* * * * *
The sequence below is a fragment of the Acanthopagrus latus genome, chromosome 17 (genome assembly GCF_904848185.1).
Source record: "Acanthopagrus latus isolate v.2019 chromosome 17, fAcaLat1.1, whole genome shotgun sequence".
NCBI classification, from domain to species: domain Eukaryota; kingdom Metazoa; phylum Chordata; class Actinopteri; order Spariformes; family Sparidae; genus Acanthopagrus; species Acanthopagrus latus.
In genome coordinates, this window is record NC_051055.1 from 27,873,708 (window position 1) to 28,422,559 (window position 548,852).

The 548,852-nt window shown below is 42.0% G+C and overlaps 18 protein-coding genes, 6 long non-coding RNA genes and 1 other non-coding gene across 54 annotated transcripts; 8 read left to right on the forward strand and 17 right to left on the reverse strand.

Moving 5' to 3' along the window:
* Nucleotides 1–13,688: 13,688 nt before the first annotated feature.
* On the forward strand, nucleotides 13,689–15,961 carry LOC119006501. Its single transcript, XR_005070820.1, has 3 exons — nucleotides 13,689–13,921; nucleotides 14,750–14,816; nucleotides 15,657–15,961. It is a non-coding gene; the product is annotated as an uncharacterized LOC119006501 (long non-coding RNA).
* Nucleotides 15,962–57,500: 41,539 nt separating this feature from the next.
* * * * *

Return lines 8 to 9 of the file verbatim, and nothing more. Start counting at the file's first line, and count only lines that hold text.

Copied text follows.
* On the forward strand, nucleotides 13,689–15,961 carry LOC119006501. Its single transcript, XR_005070820.1, has 3 exons — nucleotides 13,689–13,921; nucleotides 14,750–14,816; nucleotides 15,657–15,961. It is a non-coding gene; the product is annotated as an uncharacterized LOC119006501 (long non-coding RNA).
* Nucleotides 15,962–57,500: 41,539 nt separating this feature from the next.